Carlid, Göte Swedish composer; b. Högbo, Dec. 26, 1920; d. Stockholm, June 30, 1953. He was a philosophy student at the Univ. of Uppsala; then served as a municipal librarian in Enköping (1946–48) and Sollen-tuna (1948–50). As a composer, he was largely autodi-dact, but from the outset he adopted a modern idiom, making use of impressionistic and expressionistic techniques. His last works before his early death show a learned approach to many of the problems of new music.
Monologues for Piano (1944–50); Notturno for String Orch. (1945); 3 Songs for Woman’s Voice, Flute, Clarinet, and Cello (1946–49); Small Pieces for Piano (1947); Piano Sonata (1948); Quartetto elegiaco for String Quartet (1948); A Little Tea Music for Flute, 2 Clarinets, and Cello (1949); Mass for Strings (1949); Triad for Saxophone and Piano (1950); Hymnes à la beauté for Chorus and Orch. (1952); The Music Bus for Soli, Children’s Chorus, and Instruments (1952).
—Nicolas Slonimsky/Laura Kuhn/Dennis McIntire
"Carlid, Göte." Baker’s Biographical Dictionary of Musicians. . Encyclopedia.com. (April 21, 2019). https://www.encyclopedia.com/arts/dictionaries-thesauruses-pictures-and-press-releases/carlid-gote
"Carlid, Göte." Baker’s Biographical Dictionary of Musicians. . Retrieved April 21, 2019 from Encyclopedia.com: https://www.encyclopedia.com/arts/dictionaries-thesauruses-pictures-and-press-releases/carlid-gote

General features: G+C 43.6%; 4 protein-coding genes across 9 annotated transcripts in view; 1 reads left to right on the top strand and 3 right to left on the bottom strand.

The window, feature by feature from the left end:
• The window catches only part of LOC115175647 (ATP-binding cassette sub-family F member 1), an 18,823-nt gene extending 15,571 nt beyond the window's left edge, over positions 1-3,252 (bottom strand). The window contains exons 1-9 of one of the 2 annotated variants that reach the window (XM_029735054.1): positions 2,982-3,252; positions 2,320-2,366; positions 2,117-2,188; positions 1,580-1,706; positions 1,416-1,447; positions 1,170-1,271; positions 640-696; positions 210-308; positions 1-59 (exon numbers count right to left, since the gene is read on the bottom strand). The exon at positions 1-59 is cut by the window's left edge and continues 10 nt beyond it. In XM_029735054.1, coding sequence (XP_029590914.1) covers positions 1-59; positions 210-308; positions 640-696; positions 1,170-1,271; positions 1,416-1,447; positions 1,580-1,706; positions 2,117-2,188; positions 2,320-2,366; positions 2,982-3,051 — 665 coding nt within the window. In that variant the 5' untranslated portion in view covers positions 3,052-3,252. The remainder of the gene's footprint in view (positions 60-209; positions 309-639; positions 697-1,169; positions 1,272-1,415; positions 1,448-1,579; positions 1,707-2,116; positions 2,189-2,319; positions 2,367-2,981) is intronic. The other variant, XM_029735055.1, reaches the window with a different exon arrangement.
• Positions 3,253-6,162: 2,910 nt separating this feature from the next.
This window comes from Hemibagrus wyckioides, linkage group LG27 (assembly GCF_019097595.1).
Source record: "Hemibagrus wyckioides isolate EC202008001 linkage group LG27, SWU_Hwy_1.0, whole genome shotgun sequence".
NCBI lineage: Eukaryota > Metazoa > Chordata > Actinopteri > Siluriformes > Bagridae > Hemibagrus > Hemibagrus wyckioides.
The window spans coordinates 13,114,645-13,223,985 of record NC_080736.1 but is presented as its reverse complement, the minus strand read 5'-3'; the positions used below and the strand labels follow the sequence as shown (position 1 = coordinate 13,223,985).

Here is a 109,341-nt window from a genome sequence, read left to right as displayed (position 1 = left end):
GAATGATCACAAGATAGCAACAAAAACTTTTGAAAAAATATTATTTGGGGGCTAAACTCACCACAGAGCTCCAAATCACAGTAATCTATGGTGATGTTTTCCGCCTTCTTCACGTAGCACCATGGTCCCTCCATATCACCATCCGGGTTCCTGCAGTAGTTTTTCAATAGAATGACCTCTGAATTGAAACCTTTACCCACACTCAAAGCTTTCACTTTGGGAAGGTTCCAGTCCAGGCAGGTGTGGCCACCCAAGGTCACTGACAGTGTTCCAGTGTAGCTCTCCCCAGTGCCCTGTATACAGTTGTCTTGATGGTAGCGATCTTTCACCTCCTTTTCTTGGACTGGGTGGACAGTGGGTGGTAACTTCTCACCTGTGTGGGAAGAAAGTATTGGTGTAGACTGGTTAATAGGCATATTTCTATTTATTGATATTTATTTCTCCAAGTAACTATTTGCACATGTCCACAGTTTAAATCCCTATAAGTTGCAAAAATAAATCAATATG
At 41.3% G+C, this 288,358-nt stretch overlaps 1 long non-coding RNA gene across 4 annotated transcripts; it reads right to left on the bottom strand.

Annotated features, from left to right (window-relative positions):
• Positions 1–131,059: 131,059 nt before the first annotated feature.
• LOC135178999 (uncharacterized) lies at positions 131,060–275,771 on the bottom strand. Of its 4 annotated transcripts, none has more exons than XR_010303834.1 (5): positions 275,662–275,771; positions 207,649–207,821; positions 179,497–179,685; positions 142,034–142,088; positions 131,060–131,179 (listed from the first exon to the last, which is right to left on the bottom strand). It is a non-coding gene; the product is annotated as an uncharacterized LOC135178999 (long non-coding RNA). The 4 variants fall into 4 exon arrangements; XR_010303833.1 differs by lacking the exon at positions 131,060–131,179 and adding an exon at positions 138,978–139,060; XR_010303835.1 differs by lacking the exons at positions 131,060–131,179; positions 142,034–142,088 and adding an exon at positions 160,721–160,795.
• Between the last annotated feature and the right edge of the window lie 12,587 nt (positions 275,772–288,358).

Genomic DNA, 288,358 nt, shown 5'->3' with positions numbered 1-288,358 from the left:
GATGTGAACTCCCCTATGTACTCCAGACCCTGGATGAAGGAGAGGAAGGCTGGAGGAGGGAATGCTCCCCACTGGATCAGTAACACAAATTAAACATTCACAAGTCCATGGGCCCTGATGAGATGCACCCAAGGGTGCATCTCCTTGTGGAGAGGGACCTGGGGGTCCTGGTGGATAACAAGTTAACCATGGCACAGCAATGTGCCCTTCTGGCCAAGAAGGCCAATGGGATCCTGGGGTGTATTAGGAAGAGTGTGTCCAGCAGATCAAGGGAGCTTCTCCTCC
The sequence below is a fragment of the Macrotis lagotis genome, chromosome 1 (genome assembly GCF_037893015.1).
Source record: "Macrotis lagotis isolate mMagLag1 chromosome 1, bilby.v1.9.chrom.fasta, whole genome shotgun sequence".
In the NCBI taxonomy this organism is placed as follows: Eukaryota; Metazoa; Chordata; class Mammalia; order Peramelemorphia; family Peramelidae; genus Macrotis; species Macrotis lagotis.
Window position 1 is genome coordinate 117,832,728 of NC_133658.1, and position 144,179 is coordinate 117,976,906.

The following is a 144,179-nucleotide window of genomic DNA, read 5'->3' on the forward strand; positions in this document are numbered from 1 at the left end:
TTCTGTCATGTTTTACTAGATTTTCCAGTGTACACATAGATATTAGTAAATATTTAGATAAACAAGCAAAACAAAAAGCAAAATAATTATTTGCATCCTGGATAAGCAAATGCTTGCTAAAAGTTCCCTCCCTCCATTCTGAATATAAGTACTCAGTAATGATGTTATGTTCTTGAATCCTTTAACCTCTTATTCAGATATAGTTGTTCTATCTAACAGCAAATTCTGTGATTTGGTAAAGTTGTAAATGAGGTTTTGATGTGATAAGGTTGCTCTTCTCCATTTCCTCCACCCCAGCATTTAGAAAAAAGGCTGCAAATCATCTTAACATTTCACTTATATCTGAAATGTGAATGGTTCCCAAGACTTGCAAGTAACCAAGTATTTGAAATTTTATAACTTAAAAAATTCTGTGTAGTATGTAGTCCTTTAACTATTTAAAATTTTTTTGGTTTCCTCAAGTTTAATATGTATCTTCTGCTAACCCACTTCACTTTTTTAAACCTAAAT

Encyclopedia.com gives you the ability to cite reference entries and articles according to common styles from the Modern Language Association (MLA), The Chicago Manual of Style, and the American Psychological Association (APA).
Within the “Cite this article” tool, pick a style to see how all available information looks when formatted according to that style. Then, copy and paste the text into your bibliography or works cited list.
Because each style has its own formatting nuances that evolve over time and not all information is available for every reference entry or article, Encyclopedia.com cannot guarantee each citation it generates. Therefore, it’s best to use Encyclopedia.com citations as a starting point before checking the style against your school or publication’s requirements and the most-recent information available at these sites:
Modern Language Association
The Chicago Manual of Style
American Psychological Association
- Most online reference entries and articles do not have page numbers. Therefore, that information is unavailable for most Encyclopedia.com content. However, the date of retrieval is often important. Refer to each style’s convention regarding the best way to format page numbers and retrieval dates.
- In addition to the MLA, Chicago, and APA styles, your school, university, publication, or institution may have its own requirements for citations. Therefore, be sure to refer to those guidelines when editing your bibliography or works cited list.